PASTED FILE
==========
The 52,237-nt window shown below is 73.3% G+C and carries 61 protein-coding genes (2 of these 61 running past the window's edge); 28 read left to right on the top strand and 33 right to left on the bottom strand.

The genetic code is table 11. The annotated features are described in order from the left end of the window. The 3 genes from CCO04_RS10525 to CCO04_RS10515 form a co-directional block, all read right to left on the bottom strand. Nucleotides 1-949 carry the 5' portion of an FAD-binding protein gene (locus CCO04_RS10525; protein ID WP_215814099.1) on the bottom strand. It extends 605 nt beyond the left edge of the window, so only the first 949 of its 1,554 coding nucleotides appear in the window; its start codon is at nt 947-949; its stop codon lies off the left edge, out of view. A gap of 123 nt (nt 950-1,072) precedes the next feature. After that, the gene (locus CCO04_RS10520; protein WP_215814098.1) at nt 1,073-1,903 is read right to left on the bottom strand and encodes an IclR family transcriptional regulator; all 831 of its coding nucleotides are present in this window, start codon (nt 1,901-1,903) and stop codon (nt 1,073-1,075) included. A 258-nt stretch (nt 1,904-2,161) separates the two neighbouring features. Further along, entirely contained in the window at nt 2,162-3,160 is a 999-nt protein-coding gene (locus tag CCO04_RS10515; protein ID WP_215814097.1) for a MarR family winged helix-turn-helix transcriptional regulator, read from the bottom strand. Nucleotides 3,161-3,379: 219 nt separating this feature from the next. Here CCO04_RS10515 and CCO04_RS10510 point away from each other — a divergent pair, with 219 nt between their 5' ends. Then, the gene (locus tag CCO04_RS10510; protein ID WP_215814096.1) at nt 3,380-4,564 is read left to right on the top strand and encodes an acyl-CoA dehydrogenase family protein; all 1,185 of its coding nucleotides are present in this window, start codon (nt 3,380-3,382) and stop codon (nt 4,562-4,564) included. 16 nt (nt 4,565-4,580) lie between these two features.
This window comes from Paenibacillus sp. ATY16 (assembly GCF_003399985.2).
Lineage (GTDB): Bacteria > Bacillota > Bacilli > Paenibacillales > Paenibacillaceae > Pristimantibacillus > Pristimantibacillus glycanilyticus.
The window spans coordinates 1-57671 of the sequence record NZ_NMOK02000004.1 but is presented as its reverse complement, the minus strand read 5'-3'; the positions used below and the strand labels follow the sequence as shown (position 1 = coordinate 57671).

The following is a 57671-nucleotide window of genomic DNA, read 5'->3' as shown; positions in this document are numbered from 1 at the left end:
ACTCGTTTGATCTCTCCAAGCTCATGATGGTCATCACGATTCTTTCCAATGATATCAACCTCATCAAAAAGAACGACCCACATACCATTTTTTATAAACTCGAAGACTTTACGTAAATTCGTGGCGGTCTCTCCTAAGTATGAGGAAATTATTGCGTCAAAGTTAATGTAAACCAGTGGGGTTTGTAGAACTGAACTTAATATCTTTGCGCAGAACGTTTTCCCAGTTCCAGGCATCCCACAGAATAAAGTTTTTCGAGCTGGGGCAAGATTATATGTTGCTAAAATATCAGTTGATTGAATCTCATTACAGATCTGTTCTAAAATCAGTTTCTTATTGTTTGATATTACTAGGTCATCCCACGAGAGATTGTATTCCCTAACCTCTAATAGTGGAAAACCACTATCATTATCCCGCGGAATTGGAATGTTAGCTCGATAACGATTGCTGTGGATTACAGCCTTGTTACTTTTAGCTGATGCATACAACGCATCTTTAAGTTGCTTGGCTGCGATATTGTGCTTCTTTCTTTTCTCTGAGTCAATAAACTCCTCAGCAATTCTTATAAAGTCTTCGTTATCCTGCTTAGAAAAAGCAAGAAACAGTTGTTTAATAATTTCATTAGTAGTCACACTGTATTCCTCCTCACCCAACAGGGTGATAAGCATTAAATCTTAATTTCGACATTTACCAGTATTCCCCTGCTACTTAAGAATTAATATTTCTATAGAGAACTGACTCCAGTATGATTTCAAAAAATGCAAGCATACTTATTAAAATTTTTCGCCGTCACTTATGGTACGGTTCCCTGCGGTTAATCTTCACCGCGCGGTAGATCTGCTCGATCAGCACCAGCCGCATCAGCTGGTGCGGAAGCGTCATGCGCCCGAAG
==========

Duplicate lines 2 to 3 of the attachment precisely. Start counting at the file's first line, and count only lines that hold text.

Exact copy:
The genetic code is table 11. The annotated features are described in order from the left end of the window. The 3 genes from CCO04_RS10525 to CCO04_RS10515 form a co-directional block, all read right to left on the bottom strand. Nucleotides 1-949 carry the 5' portion of an FAD-binding protein gene (locus CCO04_RS10525; protein ID WP_215814099.1) on the bottom strand. It extends 605 nt beyond the left edge of the window, so only the first 949 of its 1,554 coding nucleotides appear in the window; its start codon is at nt 947-949; its stop codon lies off the left edge, out of view. A gap of 123 nt (nt 950-1,072) precedes the next feature. After that, the gene (locus CCO04_RS10520; protein WP_215814098.1) at nt 1,073-1,903 is read right to left on the bottom strand and encodes an IclR family transcriptional regulator; all 831 of its coding nucleotides are present in this window, start codon (nt 1,901-1,903) and stop codon (nt 1,073-1,075) included. A 258-nt stretch (nt 1,904-2,161) separates the two neighbouring features. Further along, entirely contained in the window at nt 2,162-3,160 is a 999-nt protein-coding gene (locus tag CCO04_RS10515; protein ID WP_215814097.1) for a MarR family winged helix-turn-helix transcriptional regulator, read from the bottom strand. Nucleotides 3,161-3,379: 219 nt separating this feature from the next. Here CCO04_RS10515 and CCO04_RS10510 point away from each other — a divergent pair, with 219 nt between their 5' ends. Then, the gene (locus tag CCO04_RS10510; protein ID WP_215814096.1) at nt 3,380-4,564 is read left to right on the top strand and encodes an acyl-CoA dehydrogenase family protein; all 1,185 of its coding nucleotides are present in this window, start codon (nt 3,380-3,382) and stop codon (nt 4,562-4,564) included. 16 nt (nt 4,565-4,580) lie between these two features.
This window comes from Paenibacillus sp. ATY16 (assembly GCF_003399985.2).